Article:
Crazy? Not any more. Corneal Refractive Therapy (CRT) is a recently PDA-approved, nonsurgical and non-invasive procedure that utilizes special, customized contact lenses to reshape the cornea (the surface of the eye) while you sleep. This system, which is approved by the FDA, reduces nearsightedness (myopia) and astigmatism and the dependence on
"It's like the orthodontist's use of dental retainers for straightening teeth, only these are for the eyes," says Dr. Shum, who has been in practice for 27 years and, as an AOA Licensed Optometrist, is one of the few in the Memphis area to offer CRT. In fact, in Dr. Shum's practice, more than 200 patients have already benefitted from use of these special lenses. The results of a recent FDA study on CRT, reveals that 93.3 of patients improved their vision to 20/40 or better, 69.3 to 20/20 or better. These results are comparable to LASIK. Dr. Shum says that his results are better than the national average.
CRT, also known as Corneal Refractive Therapy or Molding, runs about half the cost of LASIK - although the cost of laser surgery differs from doctor to doctor -and has none of the surgical or post-operative concerns.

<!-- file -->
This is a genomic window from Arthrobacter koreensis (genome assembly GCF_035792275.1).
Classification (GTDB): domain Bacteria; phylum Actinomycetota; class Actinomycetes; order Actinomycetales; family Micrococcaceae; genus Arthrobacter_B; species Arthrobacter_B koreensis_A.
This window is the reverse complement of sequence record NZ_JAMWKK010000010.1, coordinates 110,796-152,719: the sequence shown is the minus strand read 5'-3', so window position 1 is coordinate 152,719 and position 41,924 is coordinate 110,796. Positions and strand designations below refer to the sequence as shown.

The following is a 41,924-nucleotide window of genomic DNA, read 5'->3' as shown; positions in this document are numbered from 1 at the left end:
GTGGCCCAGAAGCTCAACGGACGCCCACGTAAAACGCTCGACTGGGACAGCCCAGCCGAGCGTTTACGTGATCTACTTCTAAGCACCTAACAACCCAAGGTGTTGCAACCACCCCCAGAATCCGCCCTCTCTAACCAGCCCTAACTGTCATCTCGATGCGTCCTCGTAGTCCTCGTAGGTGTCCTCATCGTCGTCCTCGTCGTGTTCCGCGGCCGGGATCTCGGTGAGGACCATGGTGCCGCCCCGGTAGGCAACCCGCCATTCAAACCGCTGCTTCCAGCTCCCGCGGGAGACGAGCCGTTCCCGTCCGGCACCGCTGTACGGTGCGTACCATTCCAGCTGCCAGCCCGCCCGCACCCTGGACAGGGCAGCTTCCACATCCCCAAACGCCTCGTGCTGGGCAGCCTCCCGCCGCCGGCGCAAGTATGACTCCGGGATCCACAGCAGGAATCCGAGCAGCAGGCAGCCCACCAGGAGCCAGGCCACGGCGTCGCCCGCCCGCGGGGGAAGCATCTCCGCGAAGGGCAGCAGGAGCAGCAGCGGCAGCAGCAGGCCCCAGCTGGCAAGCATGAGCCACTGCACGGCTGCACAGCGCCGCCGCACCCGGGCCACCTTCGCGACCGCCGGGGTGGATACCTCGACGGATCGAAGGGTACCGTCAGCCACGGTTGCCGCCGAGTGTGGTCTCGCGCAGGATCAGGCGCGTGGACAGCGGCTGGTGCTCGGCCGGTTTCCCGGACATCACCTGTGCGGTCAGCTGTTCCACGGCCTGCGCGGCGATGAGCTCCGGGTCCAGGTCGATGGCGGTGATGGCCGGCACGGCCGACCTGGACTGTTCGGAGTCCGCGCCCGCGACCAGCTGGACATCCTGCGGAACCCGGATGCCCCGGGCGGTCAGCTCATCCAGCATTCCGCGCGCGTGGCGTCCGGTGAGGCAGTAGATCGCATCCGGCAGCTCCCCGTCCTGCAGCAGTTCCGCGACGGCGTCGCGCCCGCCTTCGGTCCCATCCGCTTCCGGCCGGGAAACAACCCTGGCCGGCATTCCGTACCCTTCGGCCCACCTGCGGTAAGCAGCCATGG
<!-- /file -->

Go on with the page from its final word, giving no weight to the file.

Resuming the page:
Option for Young People
According to Dr. Shum, teenagers who would not be eligible for LASIK because their vision has not fully stabilized (and won't until they reach their early 20s) make good candidates for CRT. Another benefit may also exist for young patients: Some preliminary studies show that using vision retainers at a young age may slow the progression of myopia.
CRT involves an eye examination and computerized screening of the eye to map the cornea. The doctor enters the patient's information into the CRT system software and fits the patient with diagnostic lenses (retainers) in the office. Once these customized lenses are created, the patient is instructed on the use and care. Three to five short visits are typically required to assure effectiveness and patient satisfaction.
Quick Answer for Nearsightedness
Most patients report immediate improvement in their vision, and optimum vision within a week or two. In some cases, patients sleep in the lenses just three or four nights a week and maintain their improved vision.
CRT is not for everyone, says Dr. Shum. It works best on those who have mild to moderate amounts of nearsightedness or astigmatism. Patients with certain shaped corneas may also be poor candidates for the procedure.